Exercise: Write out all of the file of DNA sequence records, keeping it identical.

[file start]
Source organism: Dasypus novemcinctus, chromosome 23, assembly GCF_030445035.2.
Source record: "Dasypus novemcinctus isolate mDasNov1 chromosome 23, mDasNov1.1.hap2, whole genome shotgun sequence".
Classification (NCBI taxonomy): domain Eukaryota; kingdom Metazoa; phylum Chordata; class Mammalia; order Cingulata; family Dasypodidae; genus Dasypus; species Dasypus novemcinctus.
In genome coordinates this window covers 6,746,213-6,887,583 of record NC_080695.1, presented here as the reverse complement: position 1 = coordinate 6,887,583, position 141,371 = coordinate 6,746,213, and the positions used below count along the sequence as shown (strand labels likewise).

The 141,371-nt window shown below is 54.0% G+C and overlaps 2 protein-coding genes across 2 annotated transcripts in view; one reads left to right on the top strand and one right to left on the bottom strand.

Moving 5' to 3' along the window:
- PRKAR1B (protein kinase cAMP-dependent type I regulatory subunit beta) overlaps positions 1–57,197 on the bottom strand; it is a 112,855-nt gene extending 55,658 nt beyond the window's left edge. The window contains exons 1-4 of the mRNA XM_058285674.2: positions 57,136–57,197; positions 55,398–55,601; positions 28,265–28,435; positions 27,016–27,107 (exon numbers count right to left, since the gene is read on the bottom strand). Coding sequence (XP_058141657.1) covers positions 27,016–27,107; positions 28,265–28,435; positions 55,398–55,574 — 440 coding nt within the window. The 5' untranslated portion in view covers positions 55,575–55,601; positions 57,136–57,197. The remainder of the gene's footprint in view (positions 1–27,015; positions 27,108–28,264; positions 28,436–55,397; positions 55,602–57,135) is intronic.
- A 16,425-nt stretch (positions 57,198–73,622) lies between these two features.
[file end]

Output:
Source organism: Dasypus novemcinctus, chromosome 23, assembly GCF_030445035.2.
Source record: "Dasypus novemcinctus isolate mDasNov1 chromosome 23, mDasNov1.1.hap2, whole genome shotgun sequence".
Classification (NCBI taxonomy): domain Eukaryota; kingdom Metazoa; phylum Chordata; class Mammalia; order Cingulata; family Dasypodidae; genus Dasypus; species Dasypus novemcinctus.
In genome coordinates this window covers 6,746,213-6,887,583 of record NC_080695.1, presented here as the reverse complement: position 1 = coordinate 6,887,583, position 141,371 = coordinate 6,746,213, and the positions used below count along the sequence as shown (strand labels likewise).

The 141,371-nt window shown below is 54.0% G+C and overlaps 2 protein-coding genes across 2 annotated transcripts in view; one reads left to right on the top strand and one right to left on the bottom strand.

Moving 5' to 3' along the window:
- PRKAR1B (protein kinase cAMP-dependent type I regulatory subunit beta) overlaps positions 1–57,197 on the bottom strand; it is a 112,855-nt gene extending 55,658 nt beyond the window's left edge. The window contains exons 1-4 of the mRNA XM_058285674.2: positions 57,136–57,197; positions 55,398–55,601; positions 28,265–28,435; positions 27,016–27,107 (exon numbers count right to left, since the gene is read on the bottom strand). Coding sequence (XP_058141657.1) covers positions 27,016–27,107; positions 28,265–28,435; positions 55,398–55,574 — 440 coding nt within the window. The 5' untranslated portion in view covers positions 55,575–55,601; positions 57,136–57,197. The remainder of the gene's footprint in view (positions 1–27,015; positions 27,108–28,264; positions 28,436–55,397; positions 55,602–57,135) is intronic.
- A 16,425-nt stretch (positions 57,198–73,622) lies between these two features.